Using the Exchange Management Shell
Microsoft Exchange Server 2007 will reach end of support on April 11, 2017. To stay supported, you will need to upgrade. For more information, see Resources to help you upgrade your Office 2007 servers and clients.
Applies to: Exchange Server 2007, Exchange Server 2007 SP1, Exchange Server 2007 SP2, Exchange Server 2007 SP3
Topic Last Modified: 2016-11-10
The Exchange Management Shell, built on Microsoft Windows PowerShell technology formerly codenamed "Monad", provides a powerful command-line interface and associated command-line plug-ins for Exchange Server that enable automation of administrative tasks. With the Exchange Management Shell, administrators can manage every aspect of Microsoft Exchange 2007. They can enable new e-mail accounts and configure SMTP connectors, store database properties, transport agents, and more. The Exchange Management Shell can perform every task that can be performed by Exchange Management Console in addition to tasks that cannot be performed in Exchange Management Console. In fact, when a task is performed in the Exchange Management Console, the same command is made available to the Exchange Management Shell and called to process the request.
The Exchange Management Shell also provides a robust and flexible scripting platform that can reduce the complexity of current Microsoft Visual Basic scripts. Tasks that previously required many lines in Visual Basic scripts can now be done by using as little as one line of code in the Exchange Management Shell.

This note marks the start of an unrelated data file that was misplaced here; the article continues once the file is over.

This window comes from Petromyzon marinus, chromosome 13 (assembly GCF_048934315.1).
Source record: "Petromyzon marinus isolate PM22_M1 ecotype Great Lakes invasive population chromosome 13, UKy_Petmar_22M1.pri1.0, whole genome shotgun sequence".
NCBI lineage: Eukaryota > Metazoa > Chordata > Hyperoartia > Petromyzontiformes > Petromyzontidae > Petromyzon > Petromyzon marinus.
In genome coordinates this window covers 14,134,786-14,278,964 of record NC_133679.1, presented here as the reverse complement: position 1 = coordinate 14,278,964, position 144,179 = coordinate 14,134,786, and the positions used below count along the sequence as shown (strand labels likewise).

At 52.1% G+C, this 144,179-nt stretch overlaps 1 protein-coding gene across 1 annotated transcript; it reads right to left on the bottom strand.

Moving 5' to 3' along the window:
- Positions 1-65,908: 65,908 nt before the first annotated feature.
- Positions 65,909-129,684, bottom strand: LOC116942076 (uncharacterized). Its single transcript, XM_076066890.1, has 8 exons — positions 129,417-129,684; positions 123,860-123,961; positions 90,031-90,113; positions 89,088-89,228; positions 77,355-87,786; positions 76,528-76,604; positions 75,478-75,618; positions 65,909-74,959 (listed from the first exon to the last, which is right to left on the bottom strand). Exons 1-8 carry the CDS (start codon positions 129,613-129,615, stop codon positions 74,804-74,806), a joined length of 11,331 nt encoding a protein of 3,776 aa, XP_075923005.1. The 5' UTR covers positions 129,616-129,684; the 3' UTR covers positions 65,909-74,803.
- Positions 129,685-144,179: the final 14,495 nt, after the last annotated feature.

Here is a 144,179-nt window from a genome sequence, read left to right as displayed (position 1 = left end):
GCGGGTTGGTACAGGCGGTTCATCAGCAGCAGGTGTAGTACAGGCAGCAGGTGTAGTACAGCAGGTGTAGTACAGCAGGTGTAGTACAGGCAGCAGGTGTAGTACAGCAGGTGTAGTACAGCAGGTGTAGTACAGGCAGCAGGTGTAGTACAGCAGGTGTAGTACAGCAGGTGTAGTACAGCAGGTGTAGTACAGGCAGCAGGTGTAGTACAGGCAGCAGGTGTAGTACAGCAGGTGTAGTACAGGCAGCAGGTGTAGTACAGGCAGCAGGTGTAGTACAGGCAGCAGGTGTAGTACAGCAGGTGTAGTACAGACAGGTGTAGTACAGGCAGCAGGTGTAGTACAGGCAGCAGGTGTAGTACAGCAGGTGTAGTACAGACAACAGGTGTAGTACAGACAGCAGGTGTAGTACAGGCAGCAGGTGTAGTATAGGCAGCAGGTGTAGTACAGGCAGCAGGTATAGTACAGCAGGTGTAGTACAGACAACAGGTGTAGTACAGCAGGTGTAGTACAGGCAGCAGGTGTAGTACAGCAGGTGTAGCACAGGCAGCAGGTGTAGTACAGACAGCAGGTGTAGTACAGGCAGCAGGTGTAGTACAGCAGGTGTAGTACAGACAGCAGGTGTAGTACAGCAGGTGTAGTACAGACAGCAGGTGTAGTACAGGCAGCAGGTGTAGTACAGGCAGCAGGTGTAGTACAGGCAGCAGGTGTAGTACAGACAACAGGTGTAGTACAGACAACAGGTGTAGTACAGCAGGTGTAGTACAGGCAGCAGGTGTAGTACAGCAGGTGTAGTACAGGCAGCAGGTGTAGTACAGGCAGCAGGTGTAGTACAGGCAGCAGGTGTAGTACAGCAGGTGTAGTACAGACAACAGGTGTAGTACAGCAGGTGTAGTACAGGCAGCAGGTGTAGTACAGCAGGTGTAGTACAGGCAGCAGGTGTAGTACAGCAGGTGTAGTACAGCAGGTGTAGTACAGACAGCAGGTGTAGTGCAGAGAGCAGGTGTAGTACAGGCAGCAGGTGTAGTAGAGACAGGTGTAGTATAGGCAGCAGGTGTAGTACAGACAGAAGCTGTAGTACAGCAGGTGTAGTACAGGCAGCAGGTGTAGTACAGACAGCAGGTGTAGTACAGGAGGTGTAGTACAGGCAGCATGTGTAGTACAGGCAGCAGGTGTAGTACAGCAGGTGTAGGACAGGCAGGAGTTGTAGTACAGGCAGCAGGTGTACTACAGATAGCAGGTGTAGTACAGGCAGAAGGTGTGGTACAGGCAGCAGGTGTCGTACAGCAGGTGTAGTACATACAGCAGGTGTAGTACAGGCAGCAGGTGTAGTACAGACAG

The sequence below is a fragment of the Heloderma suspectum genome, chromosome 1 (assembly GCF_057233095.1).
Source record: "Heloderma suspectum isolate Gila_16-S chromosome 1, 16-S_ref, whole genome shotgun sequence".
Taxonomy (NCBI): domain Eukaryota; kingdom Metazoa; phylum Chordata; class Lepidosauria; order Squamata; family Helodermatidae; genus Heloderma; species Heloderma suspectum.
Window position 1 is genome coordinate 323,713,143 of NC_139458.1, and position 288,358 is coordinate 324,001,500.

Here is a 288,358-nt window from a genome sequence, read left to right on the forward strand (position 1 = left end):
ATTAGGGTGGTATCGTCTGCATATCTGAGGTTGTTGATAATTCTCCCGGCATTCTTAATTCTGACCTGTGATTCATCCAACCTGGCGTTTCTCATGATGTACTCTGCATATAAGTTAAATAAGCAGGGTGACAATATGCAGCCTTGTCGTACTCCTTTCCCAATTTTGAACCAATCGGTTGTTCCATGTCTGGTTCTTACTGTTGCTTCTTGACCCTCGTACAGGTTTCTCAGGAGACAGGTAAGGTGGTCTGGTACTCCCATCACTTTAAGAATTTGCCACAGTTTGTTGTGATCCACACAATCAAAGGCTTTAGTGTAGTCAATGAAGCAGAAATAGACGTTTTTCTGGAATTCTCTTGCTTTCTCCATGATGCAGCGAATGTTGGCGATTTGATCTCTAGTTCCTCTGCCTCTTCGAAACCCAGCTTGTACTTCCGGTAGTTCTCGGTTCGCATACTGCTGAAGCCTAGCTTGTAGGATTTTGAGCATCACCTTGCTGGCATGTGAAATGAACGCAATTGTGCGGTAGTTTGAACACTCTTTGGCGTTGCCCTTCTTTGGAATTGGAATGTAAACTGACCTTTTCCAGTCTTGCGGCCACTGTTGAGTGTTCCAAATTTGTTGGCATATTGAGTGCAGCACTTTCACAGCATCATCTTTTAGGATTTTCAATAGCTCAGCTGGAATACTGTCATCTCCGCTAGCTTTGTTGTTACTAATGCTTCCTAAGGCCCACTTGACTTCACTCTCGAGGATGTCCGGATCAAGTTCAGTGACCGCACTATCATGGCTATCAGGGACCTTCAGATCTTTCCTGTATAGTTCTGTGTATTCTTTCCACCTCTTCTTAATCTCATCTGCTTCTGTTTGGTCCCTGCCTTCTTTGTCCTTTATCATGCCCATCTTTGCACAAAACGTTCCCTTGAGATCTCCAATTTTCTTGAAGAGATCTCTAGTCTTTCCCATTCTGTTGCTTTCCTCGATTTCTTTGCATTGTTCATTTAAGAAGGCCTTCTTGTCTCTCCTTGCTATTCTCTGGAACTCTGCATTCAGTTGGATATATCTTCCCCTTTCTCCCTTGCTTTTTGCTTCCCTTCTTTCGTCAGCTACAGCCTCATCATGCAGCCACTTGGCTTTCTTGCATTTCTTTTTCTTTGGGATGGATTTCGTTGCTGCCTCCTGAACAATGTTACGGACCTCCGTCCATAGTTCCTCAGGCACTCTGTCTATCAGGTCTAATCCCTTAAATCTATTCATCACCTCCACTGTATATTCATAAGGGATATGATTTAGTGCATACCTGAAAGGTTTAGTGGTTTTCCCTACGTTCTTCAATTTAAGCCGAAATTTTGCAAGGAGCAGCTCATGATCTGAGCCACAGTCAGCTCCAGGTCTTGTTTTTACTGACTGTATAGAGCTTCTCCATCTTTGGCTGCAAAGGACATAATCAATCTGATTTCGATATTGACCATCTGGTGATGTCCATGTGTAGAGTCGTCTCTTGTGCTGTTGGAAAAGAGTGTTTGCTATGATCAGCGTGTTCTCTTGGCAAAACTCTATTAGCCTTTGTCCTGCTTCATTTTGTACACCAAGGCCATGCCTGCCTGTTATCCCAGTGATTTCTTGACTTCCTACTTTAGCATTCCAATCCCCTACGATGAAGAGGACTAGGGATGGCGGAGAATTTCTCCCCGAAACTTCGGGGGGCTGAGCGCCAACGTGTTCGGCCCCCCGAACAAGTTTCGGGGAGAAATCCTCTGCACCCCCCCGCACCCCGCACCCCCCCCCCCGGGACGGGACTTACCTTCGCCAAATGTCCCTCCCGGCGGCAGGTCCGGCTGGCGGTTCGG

The Exchange Management Shell provides this flexibility because it does not use text as the basis for interaction with the system, but uses an object model that is based on the Microsoft .NET platform. This object model enables the Exchange Management Shell cmdlets to apply the output from one command to subsequent commands when they are run.
You can open the Exchange Management Shell by using either of the following procedures. Each procedure loads the Exchange Management Shell snap-in into the Windows PowerShell. If you don't load the Exchange Management Shell snap-in before you run an Exchange Management Shell cmdlet, you will receive an error.To open the Exchange Management Shell from the Programs menu
Click Start, click Programs, and then click Microsoft Exchange Server 2007.
Click Exchange Management Shell.
Click Start, click Programs, and then click Windows PowerShell 1.0.
Click Windows PowerShell.
Type the following command:
Use the chdir command to change to the Exchange Server\Bin directory. For example, type:
chdir "c:\program files\microsoft\exchange server\bin"
Type the following command:
The following topics provide specific details about the Exchange Management Shell:
This topic, and all the topics in this section of the Exchange Server Library, are available as a downloadable white paper. To download this collection of topics as a white paper, see White Paper: Exchange Management Shell.
For information about individual Exchange Management Shell cmdlets, see Exchange 2007 Cmdlets.
For more information about how to use the Exchange Management Shell cmdlets to manage your Exchange Server 2007 organization, see Operations.
For a list of frequently used Exchange Management Shell command examples that are organized by administrative functions, such as recipient management and transport configuration, see Exchange Management Shell Quick Reference.